Efficacy, Safety, and Tolerability of Three Regimens for Prevention of Malaria: A Randomized, Placebo-Controlled Trial in Ugandan SchoolchildrenReport as inadecuate




Efficacy, Safety, and Tolerability of Three Regimens for Prevention of Malaria: A Randomized, Placebo-Controlled Trial in Ugandan Schoolchildren - Download this document for free, or read online. Document in PDF available to download.

Background

Intermittent preventive treatment IPT is a promising malaria control strategy; however, the optimal regimen remains unclear. We conducted a randomized, single-blinded, placebo-controlled trial to evaluate the efficacy, safety, and tolerability of a single course of sulfadoxine-pyrimethamine SP, amodiaquine + SP AQ+SP or dihydroartemisinin-piperaquine DP among schoolchildren to inform IPT.

Methods

Asymptomatic girls aged 8 to 12 years and boys aged 8 to 14 years enrolled in two primary schools in Tororo, Uganda were randomized to receive one of the study regimens or placebo, regardless of presence of parasitemia at enrollment, and followed for 42 days. The primary outcome was risk of parasitemia at 42 days. Survival analysis was used to assess differences between regimens.

Results

Of 780 enrolled participants, 769 98.6% completed follow-up and were assigned a treatment outcome. The risk of parasitemia at 42 days varied significantly between DP 11.7% 95% confidence interval CI: 7.9, 17.1, AQ+SP 44.3% 37.6, 51.5, and SP 79.7% 95% CI: 73.6, 85.2, p<0.001. The risk of parasitemia in SP-treated children was no different than in those receiving placebo 84.6% 95% CI: 79.1, 89.3, p = 0.22. No serious adverse events occurred, but AQ+SP was associated with increased risk of vomiting compared to placebo 13.0% 95% CI: 9.1, 18.5 vs. 4.7% 95% CI: 2.5, 8.8, respectively, p = 0.003.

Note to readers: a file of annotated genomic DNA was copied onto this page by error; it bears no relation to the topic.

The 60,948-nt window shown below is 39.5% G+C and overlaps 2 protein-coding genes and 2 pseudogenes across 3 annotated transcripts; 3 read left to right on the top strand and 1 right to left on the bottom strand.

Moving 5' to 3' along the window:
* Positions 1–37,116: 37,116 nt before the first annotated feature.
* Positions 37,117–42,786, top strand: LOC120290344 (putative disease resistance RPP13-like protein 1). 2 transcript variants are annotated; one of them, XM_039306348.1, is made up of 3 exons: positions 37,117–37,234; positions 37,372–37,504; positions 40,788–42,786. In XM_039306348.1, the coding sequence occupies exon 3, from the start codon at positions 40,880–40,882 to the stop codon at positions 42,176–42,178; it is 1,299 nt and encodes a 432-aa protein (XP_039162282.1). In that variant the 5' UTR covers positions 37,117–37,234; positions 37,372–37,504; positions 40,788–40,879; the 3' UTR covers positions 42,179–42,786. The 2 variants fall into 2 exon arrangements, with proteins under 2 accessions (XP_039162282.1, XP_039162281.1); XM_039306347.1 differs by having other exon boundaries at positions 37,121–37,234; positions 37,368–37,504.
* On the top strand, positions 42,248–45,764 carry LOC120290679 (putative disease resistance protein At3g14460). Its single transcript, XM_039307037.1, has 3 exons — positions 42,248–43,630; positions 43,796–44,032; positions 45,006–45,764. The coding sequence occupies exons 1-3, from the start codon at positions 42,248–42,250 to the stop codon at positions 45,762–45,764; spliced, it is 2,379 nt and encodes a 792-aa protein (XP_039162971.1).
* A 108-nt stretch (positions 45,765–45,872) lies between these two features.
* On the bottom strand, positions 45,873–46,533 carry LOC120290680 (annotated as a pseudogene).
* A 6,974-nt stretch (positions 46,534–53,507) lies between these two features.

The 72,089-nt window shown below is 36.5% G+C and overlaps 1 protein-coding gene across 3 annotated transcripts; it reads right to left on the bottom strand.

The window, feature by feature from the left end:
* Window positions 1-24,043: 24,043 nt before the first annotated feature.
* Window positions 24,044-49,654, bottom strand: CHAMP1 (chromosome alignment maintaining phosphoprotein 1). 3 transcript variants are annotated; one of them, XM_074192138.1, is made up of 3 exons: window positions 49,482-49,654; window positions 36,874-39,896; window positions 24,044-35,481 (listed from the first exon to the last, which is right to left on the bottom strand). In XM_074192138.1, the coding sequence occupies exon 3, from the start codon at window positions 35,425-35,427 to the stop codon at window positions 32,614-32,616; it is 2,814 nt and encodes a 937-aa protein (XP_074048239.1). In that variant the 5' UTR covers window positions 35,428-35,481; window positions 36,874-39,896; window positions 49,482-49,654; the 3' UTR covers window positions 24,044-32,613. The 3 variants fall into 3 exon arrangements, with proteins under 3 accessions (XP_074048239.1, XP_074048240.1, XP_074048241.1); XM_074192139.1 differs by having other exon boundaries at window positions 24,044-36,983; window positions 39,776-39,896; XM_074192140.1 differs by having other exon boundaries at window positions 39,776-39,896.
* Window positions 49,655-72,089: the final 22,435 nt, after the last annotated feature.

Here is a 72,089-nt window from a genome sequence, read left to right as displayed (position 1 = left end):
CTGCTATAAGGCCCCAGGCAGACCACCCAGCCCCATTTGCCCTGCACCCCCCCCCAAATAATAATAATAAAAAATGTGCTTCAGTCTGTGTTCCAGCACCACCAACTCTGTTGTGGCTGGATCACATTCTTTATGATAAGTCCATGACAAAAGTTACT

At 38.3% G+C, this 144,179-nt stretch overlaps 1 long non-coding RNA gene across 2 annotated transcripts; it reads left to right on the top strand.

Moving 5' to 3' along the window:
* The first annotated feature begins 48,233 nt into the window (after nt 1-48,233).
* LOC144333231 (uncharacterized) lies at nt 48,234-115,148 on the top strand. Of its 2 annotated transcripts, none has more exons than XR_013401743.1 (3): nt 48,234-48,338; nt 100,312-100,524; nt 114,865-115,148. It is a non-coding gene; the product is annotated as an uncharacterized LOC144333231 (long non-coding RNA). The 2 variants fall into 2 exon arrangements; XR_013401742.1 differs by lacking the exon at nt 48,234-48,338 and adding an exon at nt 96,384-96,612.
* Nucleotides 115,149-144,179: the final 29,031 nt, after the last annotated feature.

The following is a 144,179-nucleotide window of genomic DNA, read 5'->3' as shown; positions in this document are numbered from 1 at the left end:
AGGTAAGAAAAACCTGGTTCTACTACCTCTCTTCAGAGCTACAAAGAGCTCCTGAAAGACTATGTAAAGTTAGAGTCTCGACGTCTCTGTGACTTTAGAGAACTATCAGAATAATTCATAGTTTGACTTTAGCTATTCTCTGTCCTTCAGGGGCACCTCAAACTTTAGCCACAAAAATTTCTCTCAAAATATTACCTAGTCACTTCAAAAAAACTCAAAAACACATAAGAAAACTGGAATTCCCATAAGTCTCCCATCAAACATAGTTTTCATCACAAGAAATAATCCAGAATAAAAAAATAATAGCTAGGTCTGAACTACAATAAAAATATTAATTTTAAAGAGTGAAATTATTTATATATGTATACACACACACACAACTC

Conclusions

DP was the most efficacious and well-tolerated regimen tested, although AQ+SP appears to be a suitable alternative for IPT in schoolchildren. Use of SP for IPT may not be appropriate in areas with high-level SP resistance in Africa.

Trial Registration

ClinicalTrials.gov NCT00852371



Author: Joaniter Nankabirwa, Bonnie Cundill, Sian Clarke, Narcis Kabatereine, Philip J. Rosenthal, Grant Dorsey, Simon Brooker, Sarah G.

Source: http://plos.srce.hr/



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